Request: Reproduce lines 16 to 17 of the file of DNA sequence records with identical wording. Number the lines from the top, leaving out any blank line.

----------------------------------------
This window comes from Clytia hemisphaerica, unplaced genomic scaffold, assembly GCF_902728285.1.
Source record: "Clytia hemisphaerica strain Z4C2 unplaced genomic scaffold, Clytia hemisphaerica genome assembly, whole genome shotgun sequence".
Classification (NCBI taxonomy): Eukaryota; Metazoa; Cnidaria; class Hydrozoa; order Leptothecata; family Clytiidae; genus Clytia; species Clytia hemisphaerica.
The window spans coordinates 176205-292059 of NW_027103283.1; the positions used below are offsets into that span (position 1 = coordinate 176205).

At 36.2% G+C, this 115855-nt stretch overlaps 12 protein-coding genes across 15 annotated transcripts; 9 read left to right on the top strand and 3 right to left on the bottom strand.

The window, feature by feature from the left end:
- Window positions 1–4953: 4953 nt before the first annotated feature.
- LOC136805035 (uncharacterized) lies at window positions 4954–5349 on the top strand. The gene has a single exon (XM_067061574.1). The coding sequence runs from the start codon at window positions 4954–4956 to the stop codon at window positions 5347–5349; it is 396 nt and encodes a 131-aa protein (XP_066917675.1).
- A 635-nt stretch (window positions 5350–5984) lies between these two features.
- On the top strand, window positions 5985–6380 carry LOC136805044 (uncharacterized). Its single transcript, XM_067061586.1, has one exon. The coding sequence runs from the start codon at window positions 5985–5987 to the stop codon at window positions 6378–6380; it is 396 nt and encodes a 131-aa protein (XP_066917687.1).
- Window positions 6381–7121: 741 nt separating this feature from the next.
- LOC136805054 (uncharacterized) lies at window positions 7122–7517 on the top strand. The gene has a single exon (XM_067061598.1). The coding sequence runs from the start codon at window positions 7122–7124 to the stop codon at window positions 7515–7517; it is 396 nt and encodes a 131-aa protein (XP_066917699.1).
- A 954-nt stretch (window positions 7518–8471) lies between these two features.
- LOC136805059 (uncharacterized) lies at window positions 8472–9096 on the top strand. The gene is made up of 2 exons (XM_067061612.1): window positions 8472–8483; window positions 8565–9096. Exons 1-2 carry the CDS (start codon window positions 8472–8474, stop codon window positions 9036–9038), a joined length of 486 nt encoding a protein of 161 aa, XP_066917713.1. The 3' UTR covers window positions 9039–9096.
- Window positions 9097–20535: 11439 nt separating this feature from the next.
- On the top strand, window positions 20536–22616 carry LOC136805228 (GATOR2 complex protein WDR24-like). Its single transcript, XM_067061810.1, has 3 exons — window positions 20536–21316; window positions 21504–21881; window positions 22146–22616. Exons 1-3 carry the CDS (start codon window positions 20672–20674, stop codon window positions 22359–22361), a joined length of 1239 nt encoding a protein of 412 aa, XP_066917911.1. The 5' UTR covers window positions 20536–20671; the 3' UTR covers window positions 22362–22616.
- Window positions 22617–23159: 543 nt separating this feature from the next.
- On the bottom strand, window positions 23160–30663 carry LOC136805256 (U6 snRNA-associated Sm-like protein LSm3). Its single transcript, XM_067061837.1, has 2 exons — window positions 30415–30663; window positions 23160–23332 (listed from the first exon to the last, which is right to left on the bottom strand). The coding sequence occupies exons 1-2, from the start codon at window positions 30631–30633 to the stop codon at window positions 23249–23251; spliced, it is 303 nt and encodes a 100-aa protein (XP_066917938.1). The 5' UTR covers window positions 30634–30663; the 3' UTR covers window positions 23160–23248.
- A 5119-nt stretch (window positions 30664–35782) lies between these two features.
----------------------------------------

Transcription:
- On the top strand, window positions 20536–22616 carry LOC136805228 (GATOR2 complex protein WDR24-like). Its single transcript, XM_067061810.1, has 3 exons — window positions 20536–21316; window positions 21504–21881; window positions 22146–22616. Exons 1-3 carry the CDS (start codon window positions 20672–20674, stop codon window positions 22359–22361), a joined length of 1239 nt encoding a protein of 412 aa, XP_066917911.1. The 5' UTR covers window positions 20536–20671; the 3' UTR covers window positions 22362–22616.
- Window positions 22617–23159: 543 nt separating this feature from the next.